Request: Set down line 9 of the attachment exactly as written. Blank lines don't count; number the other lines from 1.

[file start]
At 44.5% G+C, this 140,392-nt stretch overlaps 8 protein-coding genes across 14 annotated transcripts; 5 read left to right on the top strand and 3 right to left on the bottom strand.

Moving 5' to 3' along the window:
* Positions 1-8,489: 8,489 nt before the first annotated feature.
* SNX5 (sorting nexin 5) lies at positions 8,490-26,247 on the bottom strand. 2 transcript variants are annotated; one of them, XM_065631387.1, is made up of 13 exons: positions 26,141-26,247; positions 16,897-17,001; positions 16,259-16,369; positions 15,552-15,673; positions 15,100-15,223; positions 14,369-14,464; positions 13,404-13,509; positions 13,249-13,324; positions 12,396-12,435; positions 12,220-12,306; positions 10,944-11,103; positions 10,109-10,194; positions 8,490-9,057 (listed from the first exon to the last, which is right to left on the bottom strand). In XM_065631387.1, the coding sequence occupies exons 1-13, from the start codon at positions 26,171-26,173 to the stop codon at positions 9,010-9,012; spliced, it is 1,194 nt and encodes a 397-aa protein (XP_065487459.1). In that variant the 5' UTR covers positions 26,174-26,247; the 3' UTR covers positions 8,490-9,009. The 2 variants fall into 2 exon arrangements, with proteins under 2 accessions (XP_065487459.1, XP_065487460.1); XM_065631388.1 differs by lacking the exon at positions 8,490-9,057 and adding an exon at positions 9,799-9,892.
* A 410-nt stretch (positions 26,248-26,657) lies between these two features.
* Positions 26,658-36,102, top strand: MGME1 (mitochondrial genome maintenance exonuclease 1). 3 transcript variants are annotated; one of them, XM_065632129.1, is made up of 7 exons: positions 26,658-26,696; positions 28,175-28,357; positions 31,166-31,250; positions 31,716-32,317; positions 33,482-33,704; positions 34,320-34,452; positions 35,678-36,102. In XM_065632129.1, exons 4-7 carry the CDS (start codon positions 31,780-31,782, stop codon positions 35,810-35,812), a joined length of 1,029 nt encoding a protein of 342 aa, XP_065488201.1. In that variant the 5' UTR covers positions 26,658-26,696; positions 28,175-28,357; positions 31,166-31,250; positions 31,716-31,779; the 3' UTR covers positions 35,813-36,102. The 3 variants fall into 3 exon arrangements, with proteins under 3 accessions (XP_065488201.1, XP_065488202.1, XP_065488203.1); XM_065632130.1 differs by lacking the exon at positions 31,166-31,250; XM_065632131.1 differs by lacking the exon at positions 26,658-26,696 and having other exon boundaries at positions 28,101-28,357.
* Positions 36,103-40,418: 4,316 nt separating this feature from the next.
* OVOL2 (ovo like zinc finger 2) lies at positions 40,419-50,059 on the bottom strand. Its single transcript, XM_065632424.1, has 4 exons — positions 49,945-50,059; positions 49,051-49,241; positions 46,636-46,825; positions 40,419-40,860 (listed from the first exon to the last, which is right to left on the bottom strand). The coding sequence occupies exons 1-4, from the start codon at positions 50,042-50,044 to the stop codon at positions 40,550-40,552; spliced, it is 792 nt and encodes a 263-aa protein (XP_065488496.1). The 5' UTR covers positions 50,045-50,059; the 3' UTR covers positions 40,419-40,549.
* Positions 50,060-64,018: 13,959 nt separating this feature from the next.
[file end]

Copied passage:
* Positions 50,060-64,018: 13,959 nt separating this feature from the next.